As the voluntary euthanasia bill hit the West Australian Parliament last week, a palliative care nurse was ramping up her fight against it. Source: Community News Group.
Lou Angus has worked in palliative care for 30 years and believes if people with “life-limiting illness” had adequate access to it then voluntary assisted dying would not be needed. Ms Angus, who works at St John of God Subiaco Hospital, is part of anti-euthanasia lobbying group Palliative Care WA.
“I’ve been dealing with patients and families who have been living in that dying space for my whole career,” she said. “One or two people in my 30-year history have asked to die. Most people, in our experience, are clinging onto life.”
Ms Angus said many doctors did not know to refer patients to palliative care specialists or did so too late.
Their services included management of pain, breathing and gastrointestinal issues, providing patients with information about their health and helping them make informed decisions about treatment and their future.
The McGowan Government recently announced an extra $41 million for palliative care services, bringing it to $206.2 million over the next four years, but Ms Angus said greater funding, awareness and specialist nurses were still needed.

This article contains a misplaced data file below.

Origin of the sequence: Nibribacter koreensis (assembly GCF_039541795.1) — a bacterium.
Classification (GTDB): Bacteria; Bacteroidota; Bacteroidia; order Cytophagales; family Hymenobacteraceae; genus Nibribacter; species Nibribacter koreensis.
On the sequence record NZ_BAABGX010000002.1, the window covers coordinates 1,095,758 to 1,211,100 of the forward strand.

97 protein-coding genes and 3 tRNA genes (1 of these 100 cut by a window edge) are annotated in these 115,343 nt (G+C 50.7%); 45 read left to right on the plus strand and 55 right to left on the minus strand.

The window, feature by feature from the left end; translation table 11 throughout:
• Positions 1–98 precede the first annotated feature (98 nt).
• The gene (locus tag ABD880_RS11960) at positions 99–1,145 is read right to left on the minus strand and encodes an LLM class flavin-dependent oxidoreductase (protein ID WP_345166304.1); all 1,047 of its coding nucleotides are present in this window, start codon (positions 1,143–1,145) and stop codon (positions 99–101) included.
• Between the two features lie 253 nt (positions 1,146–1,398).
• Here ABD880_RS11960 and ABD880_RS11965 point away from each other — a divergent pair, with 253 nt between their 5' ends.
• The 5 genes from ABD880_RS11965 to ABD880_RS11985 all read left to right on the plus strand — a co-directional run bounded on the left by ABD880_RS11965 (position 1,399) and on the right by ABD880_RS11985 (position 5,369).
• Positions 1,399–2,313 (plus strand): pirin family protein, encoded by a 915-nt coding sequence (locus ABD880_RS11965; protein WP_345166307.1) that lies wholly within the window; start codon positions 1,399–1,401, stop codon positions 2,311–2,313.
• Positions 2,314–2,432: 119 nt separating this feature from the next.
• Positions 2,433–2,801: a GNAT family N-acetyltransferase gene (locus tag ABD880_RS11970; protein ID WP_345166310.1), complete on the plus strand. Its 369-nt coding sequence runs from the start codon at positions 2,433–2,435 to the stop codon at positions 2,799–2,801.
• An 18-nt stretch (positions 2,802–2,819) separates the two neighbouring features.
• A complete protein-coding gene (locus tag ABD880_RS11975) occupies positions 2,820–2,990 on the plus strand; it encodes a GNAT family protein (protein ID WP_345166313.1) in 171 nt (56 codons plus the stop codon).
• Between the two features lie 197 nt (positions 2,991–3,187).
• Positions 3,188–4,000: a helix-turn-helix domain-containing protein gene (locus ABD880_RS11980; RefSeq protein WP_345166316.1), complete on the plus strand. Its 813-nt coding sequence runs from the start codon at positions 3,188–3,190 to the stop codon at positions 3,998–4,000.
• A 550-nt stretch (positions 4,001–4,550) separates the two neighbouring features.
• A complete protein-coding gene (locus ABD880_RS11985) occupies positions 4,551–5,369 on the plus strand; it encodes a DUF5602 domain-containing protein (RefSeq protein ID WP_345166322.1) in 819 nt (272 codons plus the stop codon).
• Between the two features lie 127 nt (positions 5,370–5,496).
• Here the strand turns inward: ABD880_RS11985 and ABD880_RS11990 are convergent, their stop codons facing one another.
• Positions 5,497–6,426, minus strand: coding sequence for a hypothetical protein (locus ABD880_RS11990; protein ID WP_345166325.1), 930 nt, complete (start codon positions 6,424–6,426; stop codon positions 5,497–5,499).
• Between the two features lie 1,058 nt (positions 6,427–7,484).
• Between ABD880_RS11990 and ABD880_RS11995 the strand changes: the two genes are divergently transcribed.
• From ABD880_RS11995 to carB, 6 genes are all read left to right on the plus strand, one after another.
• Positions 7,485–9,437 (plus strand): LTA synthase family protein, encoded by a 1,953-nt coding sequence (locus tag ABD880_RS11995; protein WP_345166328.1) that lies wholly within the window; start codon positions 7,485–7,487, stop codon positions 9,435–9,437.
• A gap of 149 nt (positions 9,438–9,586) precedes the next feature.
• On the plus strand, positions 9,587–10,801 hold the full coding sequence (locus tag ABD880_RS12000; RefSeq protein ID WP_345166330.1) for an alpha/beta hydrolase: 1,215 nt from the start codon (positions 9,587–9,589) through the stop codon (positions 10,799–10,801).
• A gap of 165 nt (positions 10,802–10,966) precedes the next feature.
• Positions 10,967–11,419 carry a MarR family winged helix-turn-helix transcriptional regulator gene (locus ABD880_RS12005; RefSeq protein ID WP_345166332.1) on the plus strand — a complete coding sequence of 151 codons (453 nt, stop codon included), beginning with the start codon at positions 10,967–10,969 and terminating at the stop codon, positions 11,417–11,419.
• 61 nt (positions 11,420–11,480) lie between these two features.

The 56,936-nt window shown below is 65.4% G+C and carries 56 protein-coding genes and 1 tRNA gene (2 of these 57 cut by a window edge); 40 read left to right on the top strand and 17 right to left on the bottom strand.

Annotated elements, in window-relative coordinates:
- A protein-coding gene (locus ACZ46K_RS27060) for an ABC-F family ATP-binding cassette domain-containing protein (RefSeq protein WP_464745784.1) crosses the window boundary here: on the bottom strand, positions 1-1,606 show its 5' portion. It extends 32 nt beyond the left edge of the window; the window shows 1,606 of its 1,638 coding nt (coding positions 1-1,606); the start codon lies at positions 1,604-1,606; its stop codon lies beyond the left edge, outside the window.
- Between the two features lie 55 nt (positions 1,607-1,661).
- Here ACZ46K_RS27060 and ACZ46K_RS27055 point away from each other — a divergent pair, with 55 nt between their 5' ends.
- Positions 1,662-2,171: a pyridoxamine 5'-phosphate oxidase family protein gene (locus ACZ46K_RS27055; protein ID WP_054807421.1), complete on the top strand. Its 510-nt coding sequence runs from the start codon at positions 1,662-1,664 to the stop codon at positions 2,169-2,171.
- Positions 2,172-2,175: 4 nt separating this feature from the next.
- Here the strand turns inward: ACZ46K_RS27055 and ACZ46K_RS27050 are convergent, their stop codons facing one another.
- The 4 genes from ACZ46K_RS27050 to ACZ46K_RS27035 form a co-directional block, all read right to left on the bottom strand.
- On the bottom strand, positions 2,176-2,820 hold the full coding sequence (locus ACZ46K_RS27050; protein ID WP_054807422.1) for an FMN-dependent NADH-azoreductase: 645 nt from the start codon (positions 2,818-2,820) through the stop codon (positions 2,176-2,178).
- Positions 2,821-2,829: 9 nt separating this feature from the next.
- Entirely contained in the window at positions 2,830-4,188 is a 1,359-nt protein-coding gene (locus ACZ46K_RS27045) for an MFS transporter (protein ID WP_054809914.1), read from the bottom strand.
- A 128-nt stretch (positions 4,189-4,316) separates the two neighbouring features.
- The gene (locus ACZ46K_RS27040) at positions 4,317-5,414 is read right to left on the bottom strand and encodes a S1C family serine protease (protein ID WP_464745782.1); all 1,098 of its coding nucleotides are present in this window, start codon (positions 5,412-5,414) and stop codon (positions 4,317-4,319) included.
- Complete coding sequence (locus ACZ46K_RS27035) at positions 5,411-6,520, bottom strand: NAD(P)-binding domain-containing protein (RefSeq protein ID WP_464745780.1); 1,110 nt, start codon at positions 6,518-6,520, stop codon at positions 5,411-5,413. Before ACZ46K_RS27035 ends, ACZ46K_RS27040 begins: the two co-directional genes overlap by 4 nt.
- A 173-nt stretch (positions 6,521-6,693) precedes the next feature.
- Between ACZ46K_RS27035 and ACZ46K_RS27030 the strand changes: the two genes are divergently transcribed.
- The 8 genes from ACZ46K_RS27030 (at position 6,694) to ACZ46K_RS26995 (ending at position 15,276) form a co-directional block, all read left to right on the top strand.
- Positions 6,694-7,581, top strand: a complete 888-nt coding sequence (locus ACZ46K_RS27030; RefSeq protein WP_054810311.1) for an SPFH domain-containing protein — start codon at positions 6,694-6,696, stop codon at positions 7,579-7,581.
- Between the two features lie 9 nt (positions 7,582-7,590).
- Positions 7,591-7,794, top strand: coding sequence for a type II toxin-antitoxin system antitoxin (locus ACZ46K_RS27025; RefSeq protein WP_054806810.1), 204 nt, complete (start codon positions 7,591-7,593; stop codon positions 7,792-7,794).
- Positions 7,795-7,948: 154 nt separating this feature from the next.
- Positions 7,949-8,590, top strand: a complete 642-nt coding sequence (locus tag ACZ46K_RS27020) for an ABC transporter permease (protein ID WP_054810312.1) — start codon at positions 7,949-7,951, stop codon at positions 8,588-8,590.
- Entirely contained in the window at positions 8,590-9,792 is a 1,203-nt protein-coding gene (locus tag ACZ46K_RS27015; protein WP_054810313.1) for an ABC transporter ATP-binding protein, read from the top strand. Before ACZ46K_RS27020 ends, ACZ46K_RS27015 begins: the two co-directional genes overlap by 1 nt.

“We are the most under-resourced state when it comes to palliative care specialists,” she said.
Dying With Dignity WA campaign manager Dinny Laurence said the organisation, which is advocating for the bill, “wholeheartedly supports the best possible palliative care in WA”.
“We don’t really see it as a contest between voluntary assisted dying and palliative care,” she said.
Ms Laurence said palliative care “simply isn’t enough” for about 5 per cent of people at the end of their life.
“It’s for those people that we believe there should safe and compassionate access to voluntary assisted dying,” she said.
Nurse says better palliative care negates need for assisted dying (Community News Group)